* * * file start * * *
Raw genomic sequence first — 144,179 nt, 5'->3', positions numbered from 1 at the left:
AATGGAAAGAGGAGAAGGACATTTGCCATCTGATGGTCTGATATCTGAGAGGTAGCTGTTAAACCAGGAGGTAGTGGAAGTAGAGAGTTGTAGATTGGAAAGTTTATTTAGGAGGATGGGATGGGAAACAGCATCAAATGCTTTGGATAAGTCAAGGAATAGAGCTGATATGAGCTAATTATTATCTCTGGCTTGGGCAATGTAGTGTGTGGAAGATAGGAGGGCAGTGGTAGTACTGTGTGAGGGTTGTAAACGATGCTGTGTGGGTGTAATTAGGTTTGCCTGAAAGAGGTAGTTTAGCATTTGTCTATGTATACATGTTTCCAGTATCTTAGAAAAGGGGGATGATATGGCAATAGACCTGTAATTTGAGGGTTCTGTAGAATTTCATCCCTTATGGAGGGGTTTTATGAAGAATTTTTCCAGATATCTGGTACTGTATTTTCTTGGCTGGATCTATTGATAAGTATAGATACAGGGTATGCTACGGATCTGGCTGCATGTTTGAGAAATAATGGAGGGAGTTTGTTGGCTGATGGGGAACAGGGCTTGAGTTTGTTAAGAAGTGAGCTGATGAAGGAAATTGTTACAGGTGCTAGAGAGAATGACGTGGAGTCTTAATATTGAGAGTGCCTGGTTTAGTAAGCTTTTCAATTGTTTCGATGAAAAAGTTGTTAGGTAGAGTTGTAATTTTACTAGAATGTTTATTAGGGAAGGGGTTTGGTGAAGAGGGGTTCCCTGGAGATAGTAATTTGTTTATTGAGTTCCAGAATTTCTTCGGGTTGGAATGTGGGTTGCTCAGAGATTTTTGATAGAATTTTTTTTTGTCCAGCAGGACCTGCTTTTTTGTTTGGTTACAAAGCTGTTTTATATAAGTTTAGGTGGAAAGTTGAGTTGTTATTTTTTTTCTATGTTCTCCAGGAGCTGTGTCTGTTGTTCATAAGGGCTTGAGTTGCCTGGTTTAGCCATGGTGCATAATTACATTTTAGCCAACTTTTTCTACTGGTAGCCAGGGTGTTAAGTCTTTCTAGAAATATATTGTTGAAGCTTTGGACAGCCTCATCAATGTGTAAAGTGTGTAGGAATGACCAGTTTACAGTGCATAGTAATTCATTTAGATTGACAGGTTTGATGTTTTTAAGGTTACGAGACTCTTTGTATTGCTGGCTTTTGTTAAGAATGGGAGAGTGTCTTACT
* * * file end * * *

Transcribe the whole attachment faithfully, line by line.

Raw genomic sequence first — 144,179 nt, 5'->3', positions numbered from 1 at the left:
AATGGAAAGAGGAGAAGGACATTTGCCATCTGATGGTCTGATATCTGAGAGGTAGCTGTTAAACCAGGAGGTAGTGGAAGTAGAGAGTTGTAGATTGGAAAGTTTATTTAGGAGGATGGGATGGGAAACAGCATCAAATGCTTTGGATAAGTCAAGGAATAGAGCTGATATGAGCTAATTATTATCTCTGGCTTGGGCAATGTAGTGTGTGGAAGATAGGAGGGCAGTGGTAGTACTGTGTGAGGGTTGTAAACGATGCTGTGTGGGTGTAATTAGGTTTGCCTGAAAGAGGTAGTTTAGCATTTGTCTATGTATACATGTTTCCAGTATCTTAGAAAAGGGGGATGATATGGCAATAGACCTGTAATTTGAGGGTTCTGTAGAATTTCATCCCTTATGGAGGGGTTTTATGAAGAATTTTTCCAGATATCTGGTACTGTATTTTCTTGGCTGGATCTATTGATAAGTATAGATACAGGGTATGCTACGGATCTGGCTGCATGTTTGAGAAATAATGGAGGGAGTTTGTTGGCTGATGGGGAACAGGGCTTGAGTTTGTTAAGAAGTGAGCTGATGAAGGAAATTGTTACAGGTGCTAGAGAGAATGACGTGGAGTCTTAATATTGAGAGTGCCTGGTTTAGTAAGCTTTTCAATTGTTTCGATGAAAAAGTTGTTAGGTAGAGTTGTAATTTTACTAGAATGTTTATTAGGGAAGGGGTTTGGTGAAGAGGGGTTCCCTGGAGATAGTAATTTGTTTATTGAGTTCCAGAATTTCTTCGGGTTGGAATGTGGGTTGCTCAGAGATTTTTGATAGAATTTTTTTTTGTCCAGCAGGACCTGCTTTTTTGTTTGGTTACAAAGCTGTTTTATATAAGTTTAGGTGGAAAGTTGAGTTGTTATTTTTTTTCTATGTTCTCCAGGAGCTGTGTCTGTTGTTCATAAGGGCTTGAGTTGCCTGGTTTAGCCATGGTGCATAATTACATTTTAGCCAACTTTTTCTACTGGTAGCCAGGGTGTTAAGTCTTTCTAGAAATATATTGTTGAAGCTTTGGACAGCCTCATCAATGTGTAAAGTGTGTAGGAATGACCAGTTTACAGTGCATAGTAATTCATTTAGATTGACAGGTTTGATGTTTTTAAGGTTACGAGACTCTTTGTATTGCTGGCTTTTGTTAAGAATGGGAGAGTGTCTTACT